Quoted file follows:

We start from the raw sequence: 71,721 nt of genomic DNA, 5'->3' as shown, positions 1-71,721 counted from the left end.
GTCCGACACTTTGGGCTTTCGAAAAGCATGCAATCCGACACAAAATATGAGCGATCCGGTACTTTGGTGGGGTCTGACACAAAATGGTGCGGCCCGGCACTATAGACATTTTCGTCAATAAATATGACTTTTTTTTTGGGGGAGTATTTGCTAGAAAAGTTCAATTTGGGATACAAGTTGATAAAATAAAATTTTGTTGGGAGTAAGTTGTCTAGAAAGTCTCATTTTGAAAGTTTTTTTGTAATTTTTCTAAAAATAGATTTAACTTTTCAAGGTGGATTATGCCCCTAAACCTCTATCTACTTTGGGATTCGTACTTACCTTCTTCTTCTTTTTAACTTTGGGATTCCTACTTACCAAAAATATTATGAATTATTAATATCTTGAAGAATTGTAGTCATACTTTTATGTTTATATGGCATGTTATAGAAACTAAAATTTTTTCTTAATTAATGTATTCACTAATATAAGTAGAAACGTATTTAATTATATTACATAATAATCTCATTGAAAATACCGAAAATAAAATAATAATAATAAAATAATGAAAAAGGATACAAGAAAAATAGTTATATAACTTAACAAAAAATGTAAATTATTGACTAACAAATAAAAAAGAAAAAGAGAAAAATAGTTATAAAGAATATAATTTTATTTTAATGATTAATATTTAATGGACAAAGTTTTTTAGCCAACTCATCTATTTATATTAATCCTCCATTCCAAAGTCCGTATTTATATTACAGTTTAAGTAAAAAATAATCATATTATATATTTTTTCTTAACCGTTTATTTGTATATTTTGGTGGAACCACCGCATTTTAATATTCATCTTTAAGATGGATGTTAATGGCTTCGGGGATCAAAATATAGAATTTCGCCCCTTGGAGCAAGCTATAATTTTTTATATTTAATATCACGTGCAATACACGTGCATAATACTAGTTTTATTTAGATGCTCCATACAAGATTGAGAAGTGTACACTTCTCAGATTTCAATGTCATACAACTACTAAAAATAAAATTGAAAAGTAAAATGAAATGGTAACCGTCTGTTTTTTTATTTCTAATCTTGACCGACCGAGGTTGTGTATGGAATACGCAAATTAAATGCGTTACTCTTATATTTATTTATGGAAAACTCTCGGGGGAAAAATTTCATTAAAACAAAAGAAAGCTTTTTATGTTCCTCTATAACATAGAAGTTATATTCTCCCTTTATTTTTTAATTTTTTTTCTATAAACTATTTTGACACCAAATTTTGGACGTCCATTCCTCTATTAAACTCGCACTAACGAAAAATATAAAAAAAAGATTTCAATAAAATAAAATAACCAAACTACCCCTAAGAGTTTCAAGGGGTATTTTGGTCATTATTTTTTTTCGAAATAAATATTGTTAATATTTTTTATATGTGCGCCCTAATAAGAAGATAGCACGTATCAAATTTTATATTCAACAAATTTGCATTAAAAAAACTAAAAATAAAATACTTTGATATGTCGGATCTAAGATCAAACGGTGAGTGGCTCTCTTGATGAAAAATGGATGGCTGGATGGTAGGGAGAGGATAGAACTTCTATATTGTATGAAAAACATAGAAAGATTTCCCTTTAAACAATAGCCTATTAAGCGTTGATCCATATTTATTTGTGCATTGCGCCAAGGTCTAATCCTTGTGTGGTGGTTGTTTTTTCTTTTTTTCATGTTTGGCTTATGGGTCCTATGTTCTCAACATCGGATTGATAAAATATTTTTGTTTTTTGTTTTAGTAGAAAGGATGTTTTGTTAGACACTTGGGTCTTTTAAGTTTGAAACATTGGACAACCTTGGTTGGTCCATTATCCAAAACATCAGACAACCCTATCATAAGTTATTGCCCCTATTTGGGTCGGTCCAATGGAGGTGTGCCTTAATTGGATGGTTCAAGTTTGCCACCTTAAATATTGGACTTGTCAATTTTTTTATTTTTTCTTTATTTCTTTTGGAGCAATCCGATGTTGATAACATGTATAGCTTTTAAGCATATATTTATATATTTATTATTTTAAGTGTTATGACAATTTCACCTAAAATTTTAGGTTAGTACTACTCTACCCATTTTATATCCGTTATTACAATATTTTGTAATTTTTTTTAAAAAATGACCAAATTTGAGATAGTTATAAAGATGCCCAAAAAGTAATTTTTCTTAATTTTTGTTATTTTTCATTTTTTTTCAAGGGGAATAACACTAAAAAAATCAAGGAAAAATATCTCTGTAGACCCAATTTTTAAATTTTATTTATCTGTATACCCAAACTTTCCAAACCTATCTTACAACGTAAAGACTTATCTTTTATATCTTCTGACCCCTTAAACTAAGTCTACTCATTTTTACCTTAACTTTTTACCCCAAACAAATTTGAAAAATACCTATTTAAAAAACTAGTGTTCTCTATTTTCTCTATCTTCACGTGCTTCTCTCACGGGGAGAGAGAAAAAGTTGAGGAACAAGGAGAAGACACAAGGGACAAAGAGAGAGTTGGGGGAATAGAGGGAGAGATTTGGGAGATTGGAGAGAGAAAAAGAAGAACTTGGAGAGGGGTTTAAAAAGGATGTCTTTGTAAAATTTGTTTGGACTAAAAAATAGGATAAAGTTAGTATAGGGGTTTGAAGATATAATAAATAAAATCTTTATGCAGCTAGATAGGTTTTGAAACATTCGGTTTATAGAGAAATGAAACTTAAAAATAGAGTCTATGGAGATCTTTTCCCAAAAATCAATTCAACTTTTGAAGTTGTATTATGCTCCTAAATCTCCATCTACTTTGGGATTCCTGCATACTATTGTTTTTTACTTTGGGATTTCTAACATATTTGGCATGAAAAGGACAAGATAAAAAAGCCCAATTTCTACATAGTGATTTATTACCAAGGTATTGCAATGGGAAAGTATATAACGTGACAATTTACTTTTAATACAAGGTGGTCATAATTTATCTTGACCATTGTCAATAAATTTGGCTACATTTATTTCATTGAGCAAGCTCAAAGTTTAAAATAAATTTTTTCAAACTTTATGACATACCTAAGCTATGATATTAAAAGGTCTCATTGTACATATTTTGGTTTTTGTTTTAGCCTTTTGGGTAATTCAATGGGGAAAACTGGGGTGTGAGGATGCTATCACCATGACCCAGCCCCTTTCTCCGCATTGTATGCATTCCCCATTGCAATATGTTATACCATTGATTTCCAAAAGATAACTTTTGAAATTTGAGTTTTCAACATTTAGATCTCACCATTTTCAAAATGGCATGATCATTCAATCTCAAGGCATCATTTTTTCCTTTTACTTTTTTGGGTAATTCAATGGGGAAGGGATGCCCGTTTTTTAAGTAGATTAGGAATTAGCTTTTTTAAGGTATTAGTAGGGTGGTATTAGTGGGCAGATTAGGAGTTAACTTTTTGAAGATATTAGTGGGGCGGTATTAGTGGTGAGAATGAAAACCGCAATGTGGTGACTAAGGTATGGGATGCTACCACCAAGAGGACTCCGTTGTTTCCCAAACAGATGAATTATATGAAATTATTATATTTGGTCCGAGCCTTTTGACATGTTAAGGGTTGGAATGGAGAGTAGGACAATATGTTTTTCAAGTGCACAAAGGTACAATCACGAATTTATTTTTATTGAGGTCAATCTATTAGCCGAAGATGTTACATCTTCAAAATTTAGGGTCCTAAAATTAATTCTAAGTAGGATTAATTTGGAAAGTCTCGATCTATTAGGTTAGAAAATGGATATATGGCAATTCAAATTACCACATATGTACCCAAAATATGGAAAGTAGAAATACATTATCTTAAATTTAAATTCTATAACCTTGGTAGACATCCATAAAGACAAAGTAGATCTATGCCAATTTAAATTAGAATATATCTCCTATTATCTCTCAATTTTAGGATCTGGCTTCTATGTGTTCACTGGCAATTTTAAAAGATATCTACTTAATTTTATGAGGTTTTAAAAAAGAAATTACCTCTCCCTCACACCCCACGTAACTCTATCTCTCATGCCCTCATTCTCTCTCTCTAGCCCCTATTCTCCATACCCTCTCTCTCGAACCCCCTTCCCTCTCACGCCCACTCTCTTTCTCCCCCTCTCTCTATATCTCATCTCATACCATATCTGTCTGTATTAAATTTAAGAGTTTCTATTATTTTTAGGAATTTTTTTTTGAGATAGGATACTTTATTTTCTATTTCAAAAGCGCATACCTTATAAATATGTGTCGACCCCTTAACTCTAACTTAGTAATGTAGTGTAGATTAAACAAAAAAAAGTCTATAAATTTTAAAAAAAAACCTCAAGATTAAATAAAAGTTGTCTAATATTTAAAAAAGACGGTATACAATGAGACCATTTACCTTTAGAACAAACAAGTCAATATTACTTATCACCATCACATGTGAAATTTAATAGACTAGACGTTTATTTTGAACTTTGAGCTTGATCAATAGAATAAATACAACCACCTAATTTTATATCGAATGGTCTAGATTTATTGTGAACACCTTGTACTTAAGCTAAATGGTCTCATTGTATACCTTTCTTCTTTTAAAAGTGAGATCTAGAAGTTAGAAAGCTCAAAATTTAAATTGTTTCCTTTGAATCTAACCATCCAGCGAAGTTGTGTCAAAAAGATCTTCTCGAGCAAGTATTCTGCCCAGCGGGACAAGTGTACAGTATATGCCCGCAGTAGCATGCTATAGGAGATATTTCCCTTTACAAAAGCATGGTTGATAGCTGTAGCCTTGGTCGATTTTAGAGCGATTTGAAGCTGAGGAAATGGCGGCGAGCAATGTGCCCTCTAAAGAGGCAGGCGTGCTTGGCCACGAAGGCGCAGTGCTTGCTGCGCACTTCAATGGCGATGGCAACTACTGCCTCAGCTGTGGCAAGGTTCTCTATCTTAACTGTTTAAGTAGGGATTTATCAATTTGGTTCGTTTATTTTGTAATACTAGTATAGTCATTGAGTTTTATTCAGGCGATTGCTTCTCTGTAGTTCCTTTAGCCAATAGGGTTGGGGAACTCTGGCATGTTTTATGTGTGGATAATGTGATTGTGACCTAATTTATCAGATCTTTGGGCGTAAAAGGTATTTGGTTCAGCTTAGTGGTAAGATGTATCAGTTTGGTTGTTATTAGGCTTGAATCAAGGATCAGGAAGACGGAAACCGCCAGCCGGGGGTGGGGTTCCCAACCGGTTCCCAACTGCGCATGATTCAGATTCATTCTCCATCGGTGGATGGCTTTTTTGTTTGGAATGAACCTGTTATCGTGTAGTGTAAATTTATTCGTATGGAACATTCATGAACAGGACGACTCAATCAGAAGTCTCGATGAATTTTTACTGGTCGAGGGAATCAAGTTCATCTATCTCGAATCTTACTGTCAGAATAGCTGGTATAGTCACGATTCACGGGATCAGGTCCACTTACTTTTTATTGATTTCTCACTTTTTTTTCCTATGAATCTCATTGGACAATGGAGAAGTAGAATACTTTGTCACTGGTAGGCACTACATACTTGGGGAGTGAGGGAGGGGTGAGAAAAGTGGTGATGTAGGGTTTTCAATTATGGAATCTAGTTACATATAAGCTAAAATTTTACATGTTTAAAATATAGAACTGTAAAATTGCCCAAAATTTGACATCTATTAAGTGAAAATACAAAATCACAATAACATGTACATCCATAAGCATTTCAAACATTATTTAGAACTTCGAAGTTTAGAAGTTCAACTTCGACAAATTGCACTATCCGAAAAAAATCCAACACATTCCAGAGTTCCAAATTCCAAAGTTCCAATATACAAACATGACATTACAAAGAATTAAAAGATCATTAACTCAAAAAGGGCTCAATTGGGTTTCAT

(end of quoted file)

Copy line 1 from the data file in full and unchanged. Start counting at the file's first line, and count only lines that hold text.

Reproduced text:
We start from the raw sequence: 71,721 nt of genomic DNA, 5'->3' as shown, positions 1-71,721 counted from the left end.